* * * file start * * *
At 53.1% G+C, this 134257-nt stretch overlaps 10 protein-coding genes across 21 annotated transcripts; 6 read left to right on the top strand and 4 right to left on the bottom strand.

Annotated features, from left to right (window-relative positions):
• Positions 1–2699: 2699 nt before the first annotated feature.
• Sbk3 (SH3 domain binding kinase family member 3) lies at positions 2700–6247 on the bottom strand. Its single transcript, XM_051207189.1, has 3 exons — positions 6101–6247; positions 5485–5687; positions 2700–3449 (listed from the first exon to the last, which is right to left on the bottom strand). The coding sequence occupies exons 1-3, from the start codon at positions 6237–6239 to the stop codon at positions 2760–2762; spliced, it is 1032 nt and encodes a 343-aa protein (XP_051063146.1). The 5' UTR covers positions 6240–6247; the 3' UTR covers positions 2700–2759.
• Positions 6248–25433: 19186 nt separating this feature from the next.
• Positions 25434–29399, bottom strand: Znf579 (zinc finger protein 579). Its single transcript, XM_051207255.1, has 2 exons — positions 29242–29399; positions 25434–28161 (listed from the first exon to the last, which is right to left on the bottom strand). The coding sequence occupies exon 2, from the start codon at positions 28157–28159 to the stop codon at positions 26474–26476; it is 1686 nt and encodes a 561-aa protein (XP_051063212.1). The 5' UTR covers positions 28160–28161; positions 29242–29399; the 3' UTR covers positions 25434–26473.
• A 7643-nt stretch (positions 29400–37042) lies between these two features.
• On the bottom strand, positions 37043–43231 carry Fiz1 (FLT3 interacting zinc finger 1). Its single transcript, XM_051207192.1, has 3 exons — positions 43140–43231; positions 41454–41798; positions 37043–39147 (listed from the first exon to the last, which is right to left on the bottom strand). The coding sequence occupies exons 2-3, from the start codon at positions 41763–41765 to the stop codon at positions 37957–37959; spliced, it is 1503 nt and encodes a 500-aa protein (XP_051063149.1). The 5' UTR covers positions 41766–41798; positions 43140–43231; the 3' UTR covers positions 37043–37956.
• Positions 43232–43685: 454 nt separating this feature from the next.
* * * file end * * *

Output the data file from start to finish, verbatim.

At 53.1% G+C, this 134257-nt stretch overlaps 10 protein-coding genes across 21 annotated transcripts; 6 read left to right on the top strand and 4 right to left on the bottom strand.

Annotated features, from left to right (window-relative positions):
• Positions 1–2699: 2699 nt before the first annotated feature.
• Sbk3 (SH3 domain binding kinase family member 3) lies at positions 2700–6247 on the bottom strand. Its single transcript, XM_051207189.1, has 3 exons — positions 6101–6247; positions 5485–5687; positions 2700–3449 (listed from the first exon to the last, which is right to left on the bottom strand). The coding sequence occupies exons 1-3, from the start codon at positions 6237–6239 to the stop codon at positions 2760–2762; spliced, it is 1032 nt and encodes a 343-aa protein (XP_051063146.1). The 5' UTR covers positions 6240–6247; the 3' UTR covers positions 2700–2759.
• Positions 6248–25433: 19186 nt separating this feature from the next.
• Positions 25434–29399, bottom strand: Znf579 (zinc finger protein 579). Its single transcript, XM_051207255.1, has 2 exons — positions 29242–29399; positions 25434–28161 (listed from the first exon to the last, which is right to left on the bottom strand). The coding sequence occupies exon 2, from the start codon at positions 28157–28159 to the stop codon at positions 26474–26476; it is 1686 nt and encodes a 561-aa protein (XP_051063212.1). The 5' UTR covers positions 28160–28161; positions 29242–29399; the 3' UTR covers positions 25434–26473.
• A 7643-nt stretch (positions 29400–37042) lies between these two features.
• On the bottom strand, positions 37043–43231 carry Fiz1 (FLT3 interacting zinc finger 1). Its single transcript, XM_051207192.1, has 3 exons — positions 43140–43231; positions 41454–41798; positions 37043–39147 (listed from the first exon to the last, which is right to left on the bottom strand). The coding sequence occupies exons 2-3, from the start codon at positions 41763–41765 to the stop codon at positions 37957–37959; spliced, it is 1503 nt and encodes a 500-aa protein (XP_051063149.1). The 5' UTR covers positions 41766–41798; positions 43140–43231; the 3' UTR covers positions 37043–37956.
• Positions 43232–43685: 454 nt separating this feature from the next.